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Cas City Forum Hall & CAS-L  |  CAS TOPICS  |  Gun Reviews (Moderators: Marshal Halloway, Arcey)  |  Topic: EMF/Uberti Question 0 Members and 1 Guest are viewing this topic. « previous next »
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Author Topic: EMF/Uberti Question  (Read 16659 times)
Arcey
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« on: April 10, 2006, 10:11:44 am »


Let's see if we can answer a pard's question.....

Does anyone know if Uberti and EMF guns are derived from the same manufacturer?  The bisley and other  revolvers look very similar, but are priced differently.
Thanks in advance,
Hawkeye Harv
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« Reply #1 on: April 10, 2006, 10:49:15 am »

I'm not sure about now but in the past Armi San Marco produced the SAA for EMF.  I had a Hartford model back several years ago that was really nice (about 7-8 years ago).
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« Reply #2 on: April 10, 2006, 11:03:04 am »

Some of the EMF guns are manufactured by Uberti.  Some are manufactured by other companies.  It all depends on which gun you are buying. 
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« Reply #3 on: April 10, 2006, 12:06:27 pm »

The Hartfords are Uberti, the GW II's are Pietta. EMF broke with Armi San Marco quite a few years ago( before AWA bought San Marco)...........Buck Cool Roll Eyes Wink
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« Reply #4 on: April 11, 2006, 08:43:27 am »

Actually, when you eyeball the Cimarron, EMF, and Uberti Bisleys together in the ads, they all look very similar-  to the extent that they could all have precisley the same specs.  I don't know if they do or not.  But if they did, it wouldn't be a stretch to say they all have the same manufacturing origins, but take different marketing routes.

For someone (like myself) who is interested in the Bisley, it would represent three avenues to purchase the product instead of just one.  Regardless of the fact that they are all priced with a different suggested list price, is there really any difference between the three?  My interest stems from the fact that they may be better suited for someone with smaller hands, and if I could find one in a gunshop in Connecticut, I would no for sure.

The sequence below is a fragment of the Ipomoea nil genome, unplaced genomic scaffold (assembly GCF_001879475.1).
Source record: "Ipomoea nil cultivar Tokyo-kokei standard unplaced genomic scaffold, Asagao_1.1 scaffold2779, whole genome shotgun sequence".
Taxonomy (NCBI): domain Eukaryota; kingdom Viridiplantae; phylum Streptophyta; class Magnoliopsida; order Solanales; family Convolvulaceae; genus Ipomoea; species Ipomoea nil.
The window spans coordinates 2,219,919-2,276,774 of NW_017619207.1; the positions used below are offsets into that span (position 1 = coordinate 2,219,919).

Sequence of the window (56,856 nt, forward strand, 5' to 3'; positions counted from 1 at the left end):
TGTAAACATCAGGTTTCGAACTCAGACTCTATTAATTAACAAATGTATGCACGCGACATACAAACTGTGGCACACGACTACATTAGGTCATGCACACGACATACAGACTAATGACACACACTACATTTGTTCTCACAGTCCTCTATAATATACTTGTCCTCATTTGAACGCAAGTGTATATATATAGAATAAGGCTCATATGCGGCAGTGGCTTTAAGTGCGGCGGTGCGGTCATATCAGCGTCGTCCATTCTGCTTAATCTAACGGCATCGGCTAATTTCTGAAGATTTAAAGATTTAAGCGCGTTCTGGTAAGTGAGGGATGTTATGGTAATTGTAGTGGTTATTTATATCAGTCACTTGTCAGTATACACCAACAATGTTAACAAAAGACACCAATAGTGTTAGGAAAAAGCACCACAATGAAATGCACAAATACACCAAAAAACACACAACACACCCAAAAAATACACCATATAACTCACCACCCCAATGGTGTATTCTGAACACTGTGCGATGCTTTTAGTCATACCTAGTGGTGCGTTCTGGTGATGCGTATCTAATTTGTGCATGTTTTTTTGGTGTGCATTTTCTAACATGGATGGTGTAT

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« Reply #5 on: April 11, 2006, 05:21:08 pm »

Hawkeye, Uberti is the manufacturer.  EMF and Cimarron are importers of the Uberti guns.  You may see some cosmetic differences such as blue screws in the Cimarron imports but they are the same gun.

EMF does have some guns by different manufaturers but they usually put the manufacturer's name on the web site when it's different than Uberti.
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« Reply #6 on: April 11, 2006, 05:41:37 pm »

Thank you for the confirmation. 
Purchasing one then is a no-brainer - whoever has the best deal.

So now what about the Bisley.  Does it fit small hands better than the 1873 clone?

Hawkeye H
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Wolfcamp Hill
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« Reply #7 on: April 19, 2006, 07:53:10 pm »

Howdy Hawkeye,

cant say whether they fit small hands better or not.  i have big hands and the italian bisleys dont hold right for me, which is odd because the original COLT BISLEY MODEL has a very good grip shape for me.  The ubertis seem like they crowd my fingers up a lot on the front of the grip.  Maybe you can find somebody shooting one at a shoot and try it out.